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The car I'm talking about is not the newer model,it's the older one,around the "c" plate. It has full body trim,heavily tinted windows and is in racing red.The engine has been super chipped and it purrs like nothing else I have ever heard. A fast road cam,and 4 1/2" big bore exhaust added to this 3 1/2 litre stright 6 monster. With 2 pot calliper brakes running on Mintex discs and pads all round,with goodridge hoses made stopping possible.Whilst electronically restricted to 155 mph,getting there with over 300 brake horse power was exhillerating.0 to 60 came and went in well under 5 seconds.) to 155 and back to standstill was acheivable in a mere 15 seconds. This sleek 4 door,immaculate motor,crossed my path one sunny day back in 1995. Quite apart from it's stunning condition it was my dear car.It was love at first sight and I had to have it.And have it I did. As I slipped in to the luxurious black leather interior,and started the engine I was in heaven.This was the car of my life.Gently tickling the throttle I gentley guided my love around the local road system.Eager to see how the throbbing engine performed I was soon edging down on the throttle and opening her up. I hit a nearby island at a meagre 35 mph,holding back as much as I could.I soon learned this baby was nither for the faint hearted or the infirm.Clocking 60pmh in second gear,no where near the red line mark,and holding her back for all I was worth,was an experiance that made me gasp. Whilst being less ferocious than a truely frightening experiance it taught me that patience is truely a virtue. This love of my life,a breif affair had me creaming my knickers in 5 minutes flat!!! I harnessed the smooth,but phenominal powers and crused her back home. Time to arrange some insurance cover.Whilst being covered by my other insurance for a breif rally round,it was clear that this beast would need some comprehensive insuranc
e of its own.Tears soon came to my eyes...... Having waited patiently until I had turned 25 before embarking on a more powerful motor,and having saved a hefty wedge for the purpose,I was gutted. Two insurance companies told me to go back when I had turned 30.The others quoted prices of four figures, starting with nothing less than a two.£2000+ was more than I could even dream about.Half of that would have left me broke for a while.The car had to go back...the dream was gone. I think I knew the dream was gone the moment I realised the car was such a powerful beast,and that I would never be the one to tame it.My heart broken,I sulked off to the papers to find a sensible car. The worst thing about a broken heart is that it clouds your judgement.Had I been thinking clearly I would have undoubtedly kept the Alpina,driven it into my garage,stripped it down and left it there for a few years. Having found it at a snip (£400 as a favour),and it being in pristene condition this would have been an excellent investment,and had I known that a couple of years later I'd have picked up classic insurance on it for a couple of hundred pounds(fully comp)...I'd have gladly restricted my mileage accordingly (classic insurance restricts your anual mileage to under 5000 miles per anum). So now older and wiser I am again looking for the love of my life.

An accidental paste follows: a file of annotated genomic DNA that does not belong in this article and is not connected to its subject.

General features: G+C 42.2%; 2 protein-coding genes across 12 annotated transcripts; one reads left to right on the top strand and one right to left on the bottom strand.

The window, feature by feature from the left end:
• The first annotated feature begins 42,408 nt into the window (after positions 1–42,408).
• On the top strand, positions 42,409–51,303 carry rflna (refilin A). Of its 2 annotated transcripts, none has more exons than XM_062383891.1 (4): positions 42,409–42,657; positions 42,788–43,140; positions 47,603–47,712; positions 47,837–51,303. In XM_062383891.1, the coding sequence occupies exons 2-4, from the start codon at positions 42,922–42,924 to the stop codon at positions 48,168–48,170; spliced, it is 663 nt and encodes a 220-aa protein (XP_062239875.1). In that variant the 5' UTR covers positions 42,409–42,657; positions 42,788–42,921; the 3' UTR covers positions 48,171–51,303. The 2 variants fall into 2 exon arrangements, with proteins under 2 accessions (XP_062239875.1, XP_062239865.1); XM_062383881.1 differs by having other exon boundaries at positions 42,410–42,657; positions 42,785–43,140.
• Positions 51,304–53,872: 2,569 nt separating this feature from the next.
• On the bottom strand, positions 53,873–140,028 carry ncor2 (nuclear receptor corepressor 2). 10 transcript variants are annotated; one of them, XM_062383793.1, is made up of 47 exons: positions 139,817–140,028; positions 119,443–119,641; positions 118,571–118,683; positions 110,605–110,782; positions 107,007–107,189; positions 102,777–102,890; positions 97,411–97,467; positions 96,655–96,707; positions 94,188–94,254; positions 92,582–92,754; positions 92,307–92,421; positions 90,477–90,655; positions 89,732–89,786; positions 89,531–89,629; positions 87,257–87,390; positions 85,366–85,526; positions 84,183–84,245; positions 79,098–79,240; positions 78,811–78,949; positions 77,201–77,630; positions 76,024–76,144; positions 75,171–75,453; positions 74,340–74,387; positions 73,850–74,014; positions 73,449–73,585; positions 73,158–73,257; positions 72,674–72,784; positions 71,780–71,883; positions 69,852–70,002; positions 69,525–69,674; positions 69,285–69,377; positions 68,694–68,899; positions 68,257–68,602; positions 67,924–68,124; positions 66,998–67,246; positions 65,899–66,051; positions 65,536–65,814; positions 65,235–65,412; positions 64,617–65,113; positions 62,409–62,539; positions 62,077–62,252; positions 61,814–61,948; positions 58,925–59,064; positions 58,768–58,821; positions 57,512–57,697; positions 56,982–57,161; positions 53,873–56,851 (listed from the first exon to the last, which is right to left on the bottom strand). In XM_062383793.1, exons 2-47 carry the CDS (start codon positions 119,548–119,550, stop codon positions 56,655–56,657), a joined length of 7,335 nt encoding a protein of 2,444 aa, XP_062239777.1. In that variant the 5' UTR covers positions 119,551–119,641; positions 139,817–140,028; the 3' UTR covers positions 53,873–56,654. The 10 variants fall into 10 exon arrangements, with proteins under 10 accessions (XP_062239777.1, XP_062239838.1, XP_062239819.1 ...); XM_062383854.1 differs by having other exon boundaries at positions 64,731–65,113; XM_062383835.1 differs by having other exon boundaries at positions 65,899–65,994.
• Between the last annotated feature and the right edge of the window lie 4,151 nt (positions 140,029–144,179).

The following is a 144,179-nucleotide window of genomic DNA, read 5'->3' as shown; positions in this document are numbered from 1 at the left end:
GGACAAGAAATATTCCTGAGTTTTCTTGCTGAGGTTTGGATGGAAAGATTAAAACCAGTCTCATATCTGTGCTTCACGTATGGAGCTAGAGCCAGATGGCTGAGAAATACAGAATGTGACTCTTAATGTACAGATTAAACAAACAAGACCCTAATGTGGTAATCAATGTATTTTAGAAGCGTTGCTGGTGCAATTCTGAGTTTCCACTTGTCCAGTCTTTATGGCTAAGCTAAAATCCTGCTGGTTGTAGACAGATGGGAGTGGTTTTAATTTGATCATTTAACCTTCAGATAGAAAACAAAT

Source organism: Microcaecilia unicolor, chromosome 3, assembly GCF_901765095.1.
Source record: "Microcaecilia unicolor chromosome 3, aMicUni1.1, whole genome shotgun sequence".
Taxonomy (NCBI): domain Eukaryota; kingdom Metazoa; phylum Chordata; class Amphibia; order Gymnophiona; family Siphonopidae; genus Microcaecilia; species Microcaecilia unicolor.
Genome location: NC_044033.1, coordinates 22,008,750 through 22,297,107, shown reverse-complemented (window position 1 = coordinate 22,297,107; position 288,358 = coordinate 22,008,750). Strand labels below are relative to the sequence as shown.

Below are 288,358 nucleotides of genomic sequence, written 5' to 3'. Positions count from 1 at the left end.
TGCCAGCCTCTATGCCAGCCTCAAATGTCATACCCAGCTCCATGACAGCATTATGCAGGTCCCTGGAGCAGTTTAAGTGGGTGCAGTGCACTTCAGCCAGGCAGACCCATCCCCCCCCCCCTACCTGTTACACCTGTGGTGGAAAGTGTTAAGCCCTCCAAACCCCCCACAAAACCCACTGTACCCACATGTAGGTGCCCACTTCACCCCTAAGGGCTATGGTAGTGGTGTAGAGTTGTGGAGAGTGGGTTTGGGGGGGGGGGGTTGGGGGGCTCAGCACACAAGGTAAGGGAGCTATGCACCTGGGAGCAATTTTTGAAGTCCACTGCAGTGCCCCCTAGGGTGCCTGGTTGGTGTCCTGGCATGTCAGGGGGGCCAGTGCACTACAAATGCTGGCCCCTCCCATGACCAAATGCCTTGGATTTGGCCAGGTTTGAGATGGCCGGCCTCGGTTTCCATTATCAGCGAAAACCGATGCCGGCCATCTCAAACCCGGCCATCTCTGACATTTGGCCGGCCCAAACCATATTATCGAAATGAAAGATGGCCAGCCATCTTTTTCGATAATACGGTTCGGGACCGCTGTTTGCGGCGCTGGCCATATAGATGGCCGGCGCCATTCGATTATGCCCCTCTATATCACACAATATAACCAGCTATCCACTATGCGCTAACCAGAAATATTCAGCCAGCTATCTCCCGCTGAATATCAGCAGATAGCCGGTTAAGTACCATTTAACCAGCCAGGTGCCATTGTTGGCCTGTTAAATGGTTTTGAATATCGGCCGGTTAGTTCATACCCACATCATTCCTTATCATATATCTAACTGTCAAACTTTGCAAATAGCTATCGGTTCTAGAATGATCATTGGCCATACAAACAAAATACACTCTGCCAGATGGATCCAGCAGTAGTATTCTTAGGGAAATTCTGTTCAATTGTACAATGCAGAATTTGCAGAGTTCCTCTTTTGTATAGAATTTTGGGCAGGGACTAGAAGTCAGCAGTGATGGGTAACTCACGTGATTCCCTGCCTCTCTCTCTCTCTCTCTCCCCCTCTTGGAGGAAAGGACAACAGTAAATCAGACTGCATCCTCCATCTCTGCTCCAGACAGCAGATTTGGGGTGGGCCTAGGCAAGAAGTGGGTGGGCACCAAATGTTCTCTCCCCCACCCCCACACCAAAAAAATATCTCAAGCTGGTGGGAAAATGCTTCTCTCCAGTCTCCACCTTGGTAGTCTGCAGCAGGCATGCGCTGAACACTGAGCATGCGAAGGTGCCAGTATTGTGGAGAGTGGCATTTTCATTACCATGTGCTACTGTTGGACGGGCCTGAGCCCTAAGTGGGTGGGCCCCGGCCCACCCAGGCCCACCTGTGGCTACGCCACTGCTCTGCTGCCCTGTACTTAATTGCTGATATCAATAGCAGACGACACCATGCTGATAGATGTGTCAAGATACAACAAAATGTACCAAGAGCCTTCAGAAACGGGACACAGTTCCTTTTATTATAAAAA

BMW 728i 'Please wait while your position is being calculated.' 'Turn right at main road, 100 yards...turn right now...' You have now arrived'. Congratulations to the BMW's satellite navigation system, which had successfully steered us a distance of one and a half miles down the road from our house to our friend's place. Pointless? Of course, but try convincing my BMW co-pilot for the weekend: Olivia Blick, aged 11. Using the Satnav and all the BMW's other electronic gizmos had become her full-time job. And, to tell the truth, anyone without a PhD in space sciences would probably be better off employing the services of an 11-year-old co-pilot should they venture on to the open road in the big Beemer. Not that you need to venture any further than the end of your own driveway, because the Satnav screen doubles as a TV set - but only when you're not moving, natch. (That can come in handy in London's traffic-jammed streets when you can catch snatches of The Big Breakfast while edging towards work. Or, as I did while travelling up the M1, you can listen, without the aid of pictures, to the long silences interspersed by Big Ron speak on ITV when Radio 5 Live's commentary of a Man United cup match broke down for 15 minutes). But back to electronics. The 740i boasts (if that's the right word): map-controlled cooling, third generation electronic engine management, a Steptronic 'adaptive' five-speed auto gearbox, AGS or adaptive transmission management, electronic damper control, a rain-sensing intelligent wiper system... and that's before we even step inside and start looking around. The steering wheel is what BMW calls 'multi-functional' which means it has more buttons than a early Casio calculator. You don't just turn wheels these days; you prod, stab, squeeze and jab them as well - unless you have that co-driver to do some of the stuff f
or you using the dash versions of the switches. But then the co-driver will probably be busy enough operating the MID - multi-informational display - the LCD screen-based system that controls Satnav, Tele, journey computer, radio, and CD unit, and answering the built-in telephone. "Hullo, caller, what did you say?" "What's it like as a car?" Sorry, I'm much to busy with the Satnav to tell you right now".